4.6 Adding Larger Falling Sparks
We're going to add another layer of animated sparks falling from the ceiling, to help draw the eye upwards, and to convince the viewer that something in the ceiling is burning away.
1.Introduction1 lesson, 01:54
2.Setting Up the Scene5 lessons, 42:12
3.Modelling the Grate4 lessons, 23:50
4.Creating Depth, Light, and Texture7 lessons, 53:54
5.Conclusion1 lesson, 01:03
4.6 Adding Larger Falling Sparks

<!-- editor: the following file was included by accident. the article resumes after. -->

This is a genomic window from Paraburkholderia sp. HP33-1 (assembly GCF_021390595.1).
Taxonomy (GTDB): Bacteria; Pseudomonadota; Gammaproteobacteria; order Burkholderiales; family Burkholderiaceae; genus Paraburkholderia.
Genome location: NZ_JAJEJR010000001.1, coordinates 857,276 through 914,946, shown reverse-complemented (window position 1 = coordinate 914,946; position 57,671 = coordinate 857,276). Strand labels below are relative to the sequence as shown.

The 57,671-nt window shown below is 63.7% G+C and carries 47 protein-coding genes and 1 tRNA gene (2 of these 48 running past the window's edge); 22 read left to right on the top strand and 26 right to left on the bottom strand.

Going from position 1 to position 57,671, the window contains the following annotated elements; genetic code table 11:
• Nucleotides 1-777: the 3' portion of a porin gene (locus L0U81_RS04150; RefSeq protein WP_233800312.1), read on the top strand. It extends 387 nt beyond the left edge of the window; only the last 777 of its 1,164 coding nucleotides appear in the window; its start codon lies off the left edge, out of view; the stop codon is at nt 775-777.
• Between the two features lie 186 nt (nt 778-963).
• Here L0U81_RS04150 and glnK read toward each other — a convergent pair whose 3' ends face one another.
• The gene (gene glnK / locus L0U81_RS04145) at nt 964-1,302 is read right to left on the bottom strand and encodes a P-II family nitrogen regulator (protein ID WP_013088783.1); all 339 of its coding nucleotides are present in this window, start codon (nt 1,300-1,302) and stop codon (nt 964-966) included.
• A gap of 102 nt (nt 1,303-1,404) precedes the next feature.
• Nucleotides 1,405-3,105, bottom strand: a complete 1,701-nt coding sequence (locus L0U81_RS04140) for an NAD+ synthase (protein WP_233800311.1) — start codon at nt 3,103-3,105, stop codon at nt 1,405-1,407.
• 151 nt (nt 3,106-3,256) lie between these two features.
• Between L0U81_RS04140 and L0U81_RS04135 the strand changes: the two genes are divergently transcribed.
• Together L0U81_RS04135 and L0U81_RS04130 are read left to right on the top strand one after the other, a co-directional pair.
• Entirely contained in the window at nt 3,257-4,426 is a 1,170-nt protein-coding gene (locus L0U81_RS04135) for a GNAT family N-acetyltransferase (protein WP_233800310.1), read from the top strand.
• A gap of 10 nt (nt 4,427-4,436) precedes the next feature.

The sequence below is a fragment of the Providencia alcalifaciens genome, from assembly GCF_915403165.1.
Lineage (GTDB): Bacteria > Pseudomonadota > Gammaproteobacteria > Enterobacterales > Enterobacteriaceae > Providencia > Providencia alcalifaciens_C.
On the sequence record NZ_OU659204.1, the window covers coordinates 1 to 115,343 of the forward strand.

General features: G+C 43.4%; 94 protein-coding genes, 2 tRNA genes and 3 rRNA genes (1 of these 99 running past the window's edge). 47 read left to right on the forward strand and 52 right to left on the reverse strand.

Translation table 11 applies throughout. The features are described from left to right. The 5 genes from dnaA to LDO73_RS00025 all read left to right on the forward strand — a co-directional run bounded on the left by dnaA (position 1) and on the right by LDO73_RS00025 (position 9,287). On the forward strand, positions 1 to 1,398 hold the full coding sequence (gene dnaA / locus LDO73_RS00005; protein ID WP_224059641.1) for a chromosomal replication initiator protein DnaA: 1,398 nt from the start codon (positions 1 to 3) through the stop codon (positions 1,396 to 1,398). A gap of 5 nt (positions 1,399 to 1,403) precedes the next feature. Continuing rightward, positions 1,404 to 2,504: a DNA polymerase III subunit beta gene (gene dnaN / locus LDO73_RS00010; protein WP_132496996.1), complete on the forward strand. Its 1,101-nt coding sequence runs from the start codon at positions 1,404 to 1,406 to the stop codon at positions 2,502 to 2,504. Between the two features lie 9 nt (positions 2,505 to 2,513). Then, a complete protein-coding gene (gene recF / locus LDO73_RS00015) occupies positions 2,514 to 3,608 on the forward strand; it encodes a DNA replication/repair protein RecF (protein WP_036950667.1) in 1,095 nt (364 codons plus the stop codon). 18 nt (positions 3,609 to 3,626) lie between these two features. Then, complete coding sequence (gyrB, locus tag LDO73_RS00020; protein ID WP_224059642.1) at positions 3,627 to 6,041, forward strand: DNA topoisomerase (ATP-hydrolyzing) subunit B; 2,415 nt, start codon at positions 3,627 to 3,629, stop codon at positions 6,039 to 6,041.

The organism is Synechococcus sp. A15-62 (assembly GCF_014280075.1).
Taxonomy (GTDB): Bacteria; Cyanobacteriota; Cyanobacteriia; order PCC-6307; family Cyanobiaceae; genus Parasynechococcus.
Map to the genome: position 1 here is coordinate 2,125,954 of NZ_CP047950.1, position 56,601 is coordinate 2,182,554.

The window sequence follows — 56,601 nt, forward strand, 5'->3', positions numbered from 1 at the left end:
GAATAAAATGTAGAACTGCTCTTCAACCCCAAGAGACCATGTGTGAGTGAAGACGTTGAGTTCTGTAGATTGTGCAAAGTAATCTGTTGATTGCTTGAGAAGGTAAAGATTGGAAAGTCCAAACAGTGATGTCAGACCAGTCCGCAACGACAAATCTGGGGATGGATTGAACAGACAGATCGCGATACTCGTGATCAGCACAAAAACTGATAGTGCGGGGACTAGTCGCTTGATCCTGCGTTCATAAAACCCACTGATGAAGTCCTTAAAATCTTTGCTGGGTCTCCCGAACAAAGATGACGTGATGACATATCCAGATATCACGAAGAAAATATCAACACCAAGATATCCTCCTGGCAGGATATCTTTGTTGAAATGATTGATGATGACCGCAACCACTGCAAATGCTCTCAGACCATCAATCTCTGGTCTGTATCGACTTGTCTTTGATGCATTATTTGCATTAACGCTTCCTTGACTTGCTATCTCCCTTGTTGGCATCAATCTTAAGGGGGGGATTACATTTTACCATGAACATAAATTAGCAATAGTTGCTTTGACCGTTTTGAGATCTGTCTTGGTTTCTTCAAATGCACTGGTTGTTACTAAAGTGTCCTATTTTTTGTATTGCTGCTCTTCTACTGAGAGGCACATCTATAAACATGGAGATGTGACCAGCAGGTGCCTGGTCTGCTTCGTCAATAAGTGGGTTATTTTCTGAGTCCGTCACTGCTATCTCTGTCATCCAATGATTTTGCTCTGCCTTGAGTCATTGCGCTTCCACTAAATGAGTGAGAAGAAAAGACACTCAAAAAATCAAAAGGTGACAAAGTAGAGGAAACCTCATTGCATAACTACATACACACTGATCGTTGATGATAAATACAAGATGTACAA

Hello, this is Chris Kenworthy, and welcome to the Visual Effects Compositing Course, where we're gonna add some more sparks here, both before the grid falls and afterwards. The idea here is that the sparks wouldn't just jet across like that, they would fall down. So we want to add something that doesn't look like rain, that looks like metal sparks falling and then as the grill itself falls, we want to emphasize that it's falling and has been blown away by having those sparks continue. So I'm gonna go to Layer > New, create a new solid, call that falling sparks. Turn off the visibility of merge to the layers. Then apply cc particle world to this falling sparks layer. And we can have these sparks begin to fall as soon as the initial sparks appear. So that's around the one second mark. We don't really want them to be there any sooner than that so we'll just drag the layer up here, and now we'll reposition this as we've done before. The difference this time is that I'm going to want this to be the same size as the trap door. And move it up in space a little. I'm going to increase its radius. I'm dragging the X radius across here. And the Z radius to make it wider. I could use the Y but I think I'd rather just have those sparks falling from one level. Now I'm gonna reposition that. Make it look as though it's in the place of the trap door. Drag through the clip and make sure that's staying in that position throughout the clip. And that's not bad. But rather than trying to find the perfect spot, I'm just going to animate this now, so I'm gonna drag my resolution down to a quarter, speed things up. Go back to the one second mark, and here I'm going to key frame the producer positions. Then, I'm gonna go to about half-way through. I'm gonna just shift that back into play so that it looks as though it's in the right spot. Then I go to the very end, and do the same, just key frame that into position and there it is. Now when we play through, that emitter is in the right place all the way through. Go to Particle, Particle Type, and as before, we're going to choose the Textured QuadPolygon. And make the texture, Spark 1. And the size of these particles can be a little larger than before so I'm just going to turn this up. The birth and depth size will have fairly similar. And in fact, looking at that, I realize that I shouldn't have dragged that edge up there, I should've dragged the whole clip up to that point, because we want those sparks to start there. So that's more like it. What I like about this is that the sparks fall, and because they're in 3D and the camera's seeing them in 3D, you really get that feel of looking up into that space as we approach it. However, now that we've applied the textured polygon, I can see that I do want to make some changes to the producer. So I'm going to change the Z radius even more, widen that out, and perhaps the Y as well. I'll just have a look how that looks. That really does feel like they're falling out of that space up there now. There's probably too many of them. It looks almost like it's snowing. So, let's change the birth rate to 1. Cause we really want these to be just fairly occasional. In fact, one way to make this look more realistic is to change the birth rate all the way through. So I'll key frame it now. Move forward half a second. Drag it down to zero. Move forward another half second. Drag it up a little higher. Maybe to two. Another half second. Drag it down to just above zero. Go to three and a half, and we'll take it around to about one. And, then we want it coming down to nothing around here. So, just before we get to the four second mark, we'll take that down to absolutely nothing, so that the sparks fall away completely by the end of the shot. So if we watch that through now, you can see this, a varying amount of particles as we go. I think there are too many actually towards the end here, because after the grill has fallen, we don't want to see too many. So I'm just gonna switch on the animation layer there, so we can see where the grill will be. And so I'm happy to have plenty of sparks here, but from this point on that's probably enough there. And we want to keep framing down to nothing. So I'm gonna drag this key frame here up to that marker. Delete the last one and then drag this key frame to here. Take the current position indicator to there. And set the birth rate to zero. Which means those less sparks will fall through as the grids disappeared. I'll just turn off the visibility there again then we can watch that through. Have a good rush of sparks as the grill falls and then the sparks stop. I think that works much more effectively. So we want to export them and blur them as before, but we're gonna make a slight change this time. So solo your sparks layer. And export. And I've reimported that as dripping sparks. Drag that to the timeline to apply the pixel motion blur. And I'll turn the shutter samples right up for this. Because if you look closely you can see they look a little jagged. So I'll change that to ten. Then we get a much smoother look to those pixels. And, then, I'll add a glow filter and I'll turn the glow threshold right down. And, the radius up. Now, I'll un-solo these, And I'll change the blending mode to Add. Now what's slightly different here from before is that I'm gonna leave the falling sparks layer in. If I switch it off, you can see that we get those sparks, but they lack a little sharpness and clarity. If I switch on the original layer beneath them, they look really good. Now you can select both of these. Hit T. Just drag the pastel down a little if you don't want to be quite so bright. And that's a decision you can make in final compositing. So there even at 50% I think they look pretty good. And of course, we've made them look quite distinct from the rain, and the rain is long, shiny drops, whereas our sparks look much more snow-like, but hopefully, with the right sound effects, they won't appear to be snow, they will look like sparks. So, you can see here, they're falling and drifting in a slightly different way to the rain. And if we look at the place where the grill is falling down, that looks good. They appear to be falling in and around it. You get that feeling of them going in front as well as behind. You could if you wanted render separate layers, and place one behind the grill and one in front. But really using the add blending mode for one and normal for the other does the trick. So with those sparks in place, it's time to head into the final details that will make this look like a complete scene.